If you need predictability about cost and schedule with an exact, fixed feature set, predictability comes into play after the exact feature set has been defined—which is usually 10–30% of the way into a release cycle.

These key Agile practices support strict predictability:

  • Story point assignment

  • Velocity computation

  • Small stories

  • Up-front population, estimation, and refinement of the product backlog

  • Short iterations

  • Release burndown

  • Accounting for variability in velocity

If you don’t need strict predictability of cost and schedule, you might skip ahead to the next lesson, “Strict Predictability of Feature Set.” However, some of the concepts in this lesson are referenced in later lessons, so you might at least skim the headings before moving on.

Predictability support: Story point assignment

Direct estimation of effort is subject to issues of both bias and subjectivity (McConnell 2006). Bias is the intentional adjustment of the estimation in the desired direction. Subjectivity is the unintentional adjustment of the estimate due to wishful thinking or insufficient skill in estimation. The history of software development is that estimation is nearly always on the optimistic side, leading to a systemic tendency for individuals and teams to underestimate.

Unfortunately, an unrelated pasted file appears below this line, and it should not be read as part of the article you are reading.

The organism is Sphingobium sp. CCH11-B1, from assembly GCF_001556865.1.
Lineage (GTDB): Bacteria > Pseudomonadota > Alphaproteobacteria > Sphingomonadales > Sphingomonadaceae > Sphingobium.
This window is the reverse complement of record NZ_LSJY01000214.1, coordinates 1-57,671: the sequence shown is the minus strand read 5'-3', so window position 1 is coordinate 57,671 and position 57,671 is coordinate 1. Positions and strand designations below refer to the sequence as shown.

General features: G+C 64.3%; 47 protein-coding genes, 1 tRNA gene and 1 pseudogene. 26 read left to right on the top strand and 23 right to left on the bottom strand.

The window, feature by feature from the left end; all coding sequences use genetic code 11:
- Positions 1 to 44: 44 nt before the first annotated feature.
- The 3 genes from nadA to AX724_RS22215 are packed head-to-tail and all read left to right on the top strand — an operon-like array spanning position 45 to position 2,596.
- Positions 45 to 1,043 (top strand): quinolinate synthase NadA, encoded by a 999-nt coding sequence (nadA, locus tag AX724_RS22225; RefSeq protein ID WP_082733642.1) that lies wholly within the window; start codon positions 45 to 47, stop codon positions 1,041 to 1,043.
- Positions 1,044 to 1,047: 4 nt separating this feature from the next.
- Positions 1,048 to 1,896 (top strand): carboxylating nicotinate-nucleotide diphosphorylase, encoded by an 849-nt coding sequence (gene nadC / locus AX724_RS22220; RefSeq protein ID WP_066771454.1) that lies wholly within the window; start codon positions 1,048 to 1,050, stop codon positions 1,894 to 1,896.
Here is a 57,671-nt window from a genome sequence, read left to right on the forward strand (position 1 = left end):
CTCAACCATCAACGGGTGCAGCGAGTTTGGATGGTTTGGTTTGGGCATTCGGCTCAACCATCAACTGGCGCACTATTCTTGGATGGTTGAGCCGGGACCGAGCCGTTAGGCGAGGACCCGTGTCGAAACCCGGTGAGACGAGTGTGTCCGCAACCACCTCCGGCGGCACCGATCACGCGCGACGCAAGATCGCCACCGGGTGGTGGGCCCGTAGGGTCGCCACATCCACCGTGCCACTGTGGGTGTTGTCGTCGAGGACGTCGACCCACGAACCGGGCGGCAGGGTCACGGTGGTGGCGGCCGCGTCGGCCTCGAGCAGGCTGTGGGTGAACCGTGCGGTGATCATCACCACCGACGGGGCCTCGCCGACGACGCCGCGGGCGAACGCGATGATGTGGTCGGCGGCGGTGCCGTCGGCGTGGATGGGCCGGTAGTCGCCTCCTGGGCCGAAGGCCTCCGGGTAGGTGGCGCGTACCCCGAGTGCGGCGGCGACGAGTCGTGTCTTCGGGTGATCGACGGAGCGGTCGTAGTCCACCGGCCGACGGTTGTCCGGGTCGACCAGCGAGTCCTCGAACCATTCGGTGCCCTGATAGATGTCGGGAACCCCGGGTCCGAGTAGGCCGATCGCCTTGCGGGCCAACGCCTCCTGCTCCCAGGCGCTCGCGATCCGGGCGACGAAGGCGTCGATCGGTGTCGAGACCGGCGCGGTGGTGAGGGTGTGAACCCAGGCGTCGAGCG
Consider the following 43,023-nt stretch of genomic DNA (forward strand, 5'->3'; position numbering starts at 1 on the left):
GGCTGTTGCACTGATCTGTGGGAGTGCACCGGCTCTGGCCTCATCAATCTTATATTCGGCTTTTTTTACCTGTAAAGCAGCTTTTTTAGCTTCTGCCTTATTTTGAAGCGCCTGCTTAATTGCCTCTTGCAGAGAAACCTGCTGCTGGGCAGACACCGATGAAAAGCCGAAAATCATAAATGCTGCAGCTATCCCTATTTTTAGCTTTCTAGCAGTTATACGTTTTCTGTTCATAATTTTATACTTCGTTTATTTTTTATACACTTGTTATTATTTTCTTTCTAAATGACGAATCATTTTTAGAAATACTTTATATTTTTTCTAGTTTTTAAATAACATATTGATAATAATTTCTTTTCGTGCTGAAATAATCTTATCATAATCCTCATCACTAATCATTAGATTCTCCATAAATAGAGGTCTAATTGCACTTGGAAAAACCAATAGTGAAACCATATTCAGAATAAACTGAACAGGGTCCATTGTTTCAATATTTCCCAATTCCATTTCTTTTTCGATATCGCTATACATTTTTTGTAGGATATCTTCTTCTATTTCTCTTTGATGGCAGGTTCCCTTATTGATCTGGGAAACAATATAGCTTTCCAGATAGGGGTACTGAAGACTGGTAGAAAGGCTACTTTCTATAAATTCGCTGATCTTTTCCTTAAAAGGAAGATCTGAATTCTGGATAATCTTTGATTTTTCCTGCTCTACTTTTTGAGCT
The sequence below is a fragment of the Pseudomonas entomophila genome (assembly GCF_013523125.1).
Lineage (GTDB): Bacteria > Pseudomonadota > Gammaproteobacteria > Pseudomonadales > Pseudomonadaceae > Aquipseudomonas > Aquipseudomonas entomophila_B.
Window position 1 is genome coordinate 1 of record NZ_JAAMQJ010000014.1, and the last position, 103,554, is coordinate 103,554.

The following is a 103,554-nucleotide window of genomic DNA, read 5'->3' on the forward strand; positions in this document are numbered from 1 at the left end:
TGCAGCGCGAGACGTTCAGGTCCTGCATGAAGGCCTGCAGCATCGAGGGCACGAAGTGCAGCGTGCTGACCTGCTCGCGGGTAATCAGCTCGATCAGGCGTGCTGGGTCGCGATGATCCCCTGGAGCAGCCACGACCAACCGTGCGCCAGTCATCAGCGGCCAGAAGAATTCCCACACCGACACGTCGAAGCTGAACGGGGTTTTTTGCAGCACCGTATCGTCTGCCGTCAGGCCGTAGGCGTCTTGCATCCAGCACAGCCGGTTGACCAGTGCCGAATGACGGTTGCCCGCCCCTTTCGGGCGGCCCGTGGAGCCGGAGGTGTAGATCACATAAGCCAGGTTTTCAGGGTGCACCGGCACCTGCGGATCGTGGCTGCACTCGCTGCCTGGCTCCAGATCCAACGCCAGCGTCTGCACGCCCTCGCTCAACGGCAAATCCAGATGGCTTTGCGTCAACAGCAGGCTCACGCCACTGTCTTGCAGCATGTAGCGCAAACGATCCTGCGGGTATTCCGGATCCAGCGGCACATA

Story points are useful in part because they are not subject to bias. Instead of estimating effort directly, teams use story points to assign relative sizes to work items. People will often have a conversion factor in mind from hours to story points when they assign story points, but errors in those conversion factors don’t undermine the estimate because of the way that story points are used. Story points are used to compute velocity, which is calculated empirically, based on actual performance. A team might be optimistic in thinking, “We can complete 100 story points this sprint.” At the end of the sprint when they’ve completed 50 story points rather than 100, their velocity is 50, not 100, and that’s the number that is used for future planning.

Predictability support: Velocity computation

The most common use of velocity is for sprint planning, one sprint at a time. An equally valuable use of velocity is to support predictability. If a team has been working at a sustainable pace and completing 50 story points per sprint for the past 3 sprints (an average velocity of 50), the team can use its average velocity to predict when it will deliver the total amount of functionality.

Suppose your company is planning a release that’s 12 months out and consists of 1,200 story points. A 12-month schedule allows 26 biweekly sprints. The team works for 8 weeks (4 sprints) and sees an average velocity of 50 story points per sprint. At that time it’s valid to predict that the team will require 1,200/50 = 24 sprints to complete the planned work. The team can likely deliver that feature set in its one-year timeframe.